Brown, P.D.; Ballman, K.V.; Cerhan, J.H.; Anderson, S.K.; Carrero, X.W.; Whitton, A.C.; Greenspoon, J.; Parney, I.F.; Laack, N.N.I.; Ashman, J.B.; Bahary, J.P.; Hadjipanayis, C.G.; Urbanic, J.J.; Barker, F.G., 2nd; Farace, E.; Khuntia, D.; Giannini, C.; Buckner, J.C.; Galanis, E.; Roberge, D. Postoperative stereotactic radiosurgery compared with whole brain radiotherapy for resected metastatic brain disease (NCCTG N107C/CEC·3): A multicentre, randomised, controlled, phase 3 trial. The Lancet Oncology. August 2017.
Gamma Knife radiosurgery is one of the most effective treatments for metastatic brain tumors. Gamma Knife treatment provides between 84 and 97 percent local tumor control.
Benefits of Gamma Knife treatment for metastatic brain tumors include:
Gamma Knife radiosurgery is best suited for patients who:
Patients with multiple brain tumors can be treated by Gamma Knife in one or sometimes several sessions.
If you or a loved one has metastatic brain cancer, you should seek a second opinion from a neurosurgeon trained in Gamma Knife radiosurgery. The team of specialists at Rocky Mountain Gamma Knife Center can review your medical history and discuss treatment options with you to determine whether Gamma Knife surgery is right for you. We also consult with your oncologist to ensure continuity of care.
Patients diagnosed with metastatic brain tumors will typically be able to meet with a Rocky Mountain Gamma Knife neurosurgeon within two to three weeks of contacting our office. They’ll have an initial consultation, and if they are a candidate for treatment with Gamma Knife, they’ll undergo pre-procedure imaging, to determine the precise location of the tumor or tumors where the radiation dose will be directed. The day before the procedure, patients are asked not to eat or drink anything after midnight. The procedure typically takes less than an hour, during which:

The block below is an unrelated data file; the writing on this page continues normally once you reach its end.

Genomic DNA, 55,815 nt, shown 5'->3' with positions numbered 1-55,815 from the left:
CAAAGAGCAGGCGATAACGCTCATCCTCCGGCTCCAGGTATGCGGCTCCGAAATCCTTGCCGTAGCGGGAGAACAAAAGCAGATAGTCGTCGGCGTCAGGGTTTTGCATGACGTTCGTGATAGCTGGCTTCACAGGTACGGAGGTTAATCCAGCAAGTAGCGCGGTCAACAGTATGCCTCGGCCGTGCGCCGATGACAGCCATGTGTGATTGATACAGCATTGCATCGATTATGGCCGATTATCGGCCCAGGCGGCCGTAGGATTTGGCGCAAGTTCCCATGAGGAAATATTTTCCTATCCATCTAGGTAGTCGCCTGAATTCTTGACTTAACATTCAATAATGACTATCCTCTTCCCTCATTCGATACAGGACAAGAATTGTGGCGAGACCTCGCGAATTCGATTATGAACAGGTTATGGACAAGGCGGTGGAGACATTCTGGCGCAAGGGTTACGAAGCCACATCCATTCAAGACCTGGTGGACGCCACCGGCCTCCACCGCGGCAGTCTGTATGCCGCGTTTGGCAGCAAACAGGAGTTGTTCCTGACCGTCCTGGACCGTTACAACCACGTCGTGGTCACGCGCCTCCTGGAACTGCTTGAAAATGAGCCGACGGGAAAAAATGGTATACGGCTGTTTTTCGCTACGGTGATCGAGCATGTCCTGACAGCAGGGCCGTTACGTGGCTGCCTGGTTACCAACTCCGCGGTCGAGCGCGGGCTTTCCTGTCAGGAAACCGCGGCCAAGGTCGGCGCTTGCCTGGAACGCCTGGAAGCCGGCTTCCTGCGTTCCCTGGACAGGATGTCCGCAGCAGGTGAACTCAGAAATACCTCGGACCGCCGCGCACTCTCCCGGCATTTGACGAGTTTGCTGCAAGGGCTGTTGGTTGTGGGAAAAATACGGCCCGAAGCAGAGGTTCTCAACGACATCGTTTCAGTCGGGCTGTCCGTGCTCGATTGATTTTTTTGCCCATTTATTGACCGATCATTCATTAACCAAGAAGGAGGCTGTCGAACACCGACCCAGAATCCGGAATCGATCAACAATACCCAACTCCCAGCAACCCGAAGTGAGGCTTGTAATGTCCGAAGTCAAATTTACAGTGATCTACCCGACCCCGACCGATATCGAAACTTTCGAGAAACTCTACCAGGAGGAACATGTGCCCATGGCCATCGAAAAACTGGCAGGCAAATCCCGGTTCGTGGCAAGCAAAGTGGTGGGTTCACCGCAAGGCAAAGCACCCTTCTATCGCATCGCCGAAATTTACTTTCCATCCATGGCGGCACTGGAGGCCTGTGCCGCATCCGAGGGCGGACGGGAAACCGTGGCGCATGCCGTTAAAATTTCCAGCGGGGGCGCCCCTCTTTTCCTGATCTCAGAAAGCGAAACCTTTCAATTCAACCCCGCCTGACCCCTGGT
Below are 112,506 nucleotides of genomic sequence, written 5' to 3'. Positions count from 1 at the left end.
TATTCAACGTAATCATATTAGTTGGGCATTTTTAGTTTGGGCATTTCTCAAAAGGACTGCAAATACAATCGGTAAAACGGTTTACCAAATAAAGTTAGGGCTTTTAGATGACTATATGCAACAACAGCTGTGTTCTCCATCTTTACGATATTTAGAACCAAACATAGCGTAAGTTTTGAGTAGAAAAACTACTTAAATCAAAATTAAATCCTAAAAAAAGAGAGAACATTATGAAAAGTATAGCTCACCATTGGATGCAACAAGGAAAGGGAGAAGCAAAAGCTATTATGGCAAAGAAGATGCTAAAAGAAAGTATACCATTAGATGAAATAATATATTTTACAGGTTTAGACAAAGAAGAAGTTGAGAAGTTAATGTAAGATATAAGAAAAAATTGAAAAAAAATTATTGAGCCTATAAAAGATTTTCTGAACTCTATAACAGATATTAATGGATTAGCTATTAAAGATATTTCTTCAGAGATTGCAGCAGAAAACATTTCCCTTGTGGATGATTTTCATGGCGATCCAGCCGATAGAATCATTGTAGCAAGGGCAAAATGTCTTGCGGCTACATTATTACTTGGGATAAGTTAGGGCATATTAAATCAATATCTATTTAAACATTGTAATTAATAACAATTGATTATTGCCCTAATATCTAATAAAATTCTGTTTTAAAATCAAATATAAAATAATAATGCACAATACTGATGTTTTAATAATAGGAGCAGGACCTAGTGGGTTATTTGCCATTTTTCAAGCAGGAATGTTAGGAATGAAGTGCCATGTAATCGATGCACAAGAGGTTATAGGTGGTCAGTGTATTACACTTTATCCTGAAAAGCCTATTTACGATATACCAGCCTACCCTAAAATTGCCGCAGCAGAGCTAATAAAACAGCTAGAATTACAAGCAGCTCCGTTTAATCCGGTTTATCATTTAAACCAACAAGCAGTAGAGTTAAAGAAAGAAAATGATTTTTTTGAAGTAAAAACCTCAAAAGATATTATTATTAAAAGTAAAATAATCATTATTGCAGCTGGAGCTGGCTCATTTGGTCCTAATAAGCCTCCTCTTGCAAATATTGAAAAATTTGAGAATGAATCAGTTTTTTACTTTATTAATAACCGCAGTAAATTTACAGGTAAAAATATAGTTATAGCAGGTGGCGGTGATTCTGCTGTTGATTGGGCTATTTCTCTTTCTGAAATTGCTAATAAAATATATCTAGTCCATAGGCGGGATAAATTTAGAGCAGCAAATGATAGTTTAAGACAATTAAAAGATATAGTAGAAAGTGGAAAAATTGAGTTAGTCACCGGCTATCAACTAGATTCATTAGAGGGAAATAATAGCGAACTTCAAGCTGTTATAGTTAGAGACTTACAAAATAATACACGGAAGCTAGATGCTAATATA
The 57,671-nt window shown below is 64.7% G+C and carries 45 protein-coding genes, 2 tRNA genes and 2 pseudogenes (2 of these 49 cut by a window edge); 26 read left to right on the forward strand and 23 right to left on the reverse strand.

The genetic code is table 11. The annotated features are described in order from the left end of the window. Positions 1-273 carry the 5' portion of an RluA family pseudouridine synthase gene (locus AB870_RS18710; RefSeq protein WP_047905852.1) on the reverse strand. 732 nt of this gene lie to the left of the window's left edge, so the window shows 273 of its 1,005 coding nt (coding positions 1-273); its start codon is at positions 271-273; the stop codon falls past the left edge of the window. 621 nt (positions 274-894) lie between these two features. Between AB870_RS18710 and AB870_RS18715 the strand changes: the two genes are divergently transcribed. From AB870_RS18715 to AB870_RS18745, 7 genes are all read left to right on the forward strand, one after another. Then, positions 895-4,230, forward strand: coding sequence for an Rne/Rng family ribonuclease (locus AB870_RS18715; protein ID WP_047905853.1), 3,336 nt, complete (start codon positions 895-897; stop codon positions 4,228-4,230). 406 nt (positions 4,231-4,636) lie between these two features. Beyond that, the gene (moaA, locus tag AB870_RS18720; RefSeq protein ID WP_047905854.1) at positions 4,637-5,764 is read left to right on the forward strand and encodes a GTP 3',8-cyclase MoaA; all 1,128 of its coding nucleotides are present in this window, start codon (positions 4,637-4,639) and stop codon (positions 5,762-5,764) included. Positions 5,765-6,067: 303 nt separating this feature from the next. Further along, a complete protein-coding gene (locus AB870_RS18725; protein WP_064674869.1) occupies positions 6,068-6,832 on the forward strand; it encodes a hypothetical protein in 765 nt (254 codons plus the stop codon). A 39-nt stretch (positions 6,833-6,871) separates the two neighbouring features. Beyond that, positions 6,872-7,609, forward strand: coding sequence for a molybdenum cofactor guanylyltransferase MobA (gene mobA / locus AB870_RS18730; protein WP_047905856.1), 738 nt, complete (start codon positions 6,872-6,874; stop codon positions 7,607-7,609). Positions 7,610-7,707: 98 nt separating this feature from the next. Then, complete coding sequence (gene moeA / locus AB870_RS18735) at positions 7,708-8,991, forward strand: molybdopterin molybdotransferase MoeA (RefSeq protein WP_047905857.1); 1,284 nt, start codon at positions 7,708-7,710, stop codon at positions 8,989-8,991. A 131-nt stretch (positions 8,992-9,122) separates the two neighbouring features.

The head frame used during Gamma Knife radiosurgery for metastatic brain tumors will be removed immediately after the procedure, and dressing may be applied. Patients are typically transported to the hospital for several hours of observation, during which the local anesthetic will wear off. This often leads to a headache, so we recommend that patients receive medication for headache shortly after arriving to the hospital floor. The full day at the center and hospital is typically eight to 10 hours. Before patients are discharged, we want to make sure they can eat without experiencing nausea, and that they are relatively comfortable. A patient may be admitted for an overnight stay on physician’s orders, but that is rare.
Following Gamma Knife treatment, our physicians will communicate with your oncologist and provide a copy of all medical records. You will be referred back to your treating oncologist who will continue to oversee your care. There are no side effects from the Gamma Knife treatment. So, depending on your condition relative to your main cancer treatment, you may be able to resume normal activities immediately. We will work with your oncologist to determine a plan for follow-up if needed.
Rocky Mountain Gamma Knife Center performed the region’s first Gamma Knife procedure in 1993. Since then, it has become the Rocky Mountain West’s most experienced center for stereotactic radiosurgery. The expert clinical team of neurosurgeons and radiation oncologists have a combined 200 years of experience in treating neurological disorders.
Rocky Mountain Gamma Knife Center provides Gamma Knife treatment for metastatic brain tumors as well as 30 other benign brain diseases and neurovascular disorders, including meningiomas, acoustic neuromas, and the debilitating facial pain known as trigeminal neuralgia. So far, the center has used stereotactic radiosurgery to treat more than 5,500 patients.
Treatment for metastatic brain tumors with Gamma Knife radiosurgery is covered by most insurance.
You can schedule an appointment to talk with a Rocky Mountain Gamma Knife Center nurse or get more information about Gamma Knife treatment for metastatic brain tumors by filling out our online form or calling 303-569-8827.
Fill out this form to request a phone consultation with one of our nurse specialists to discuss your situation and whether you are a candidate for treatment.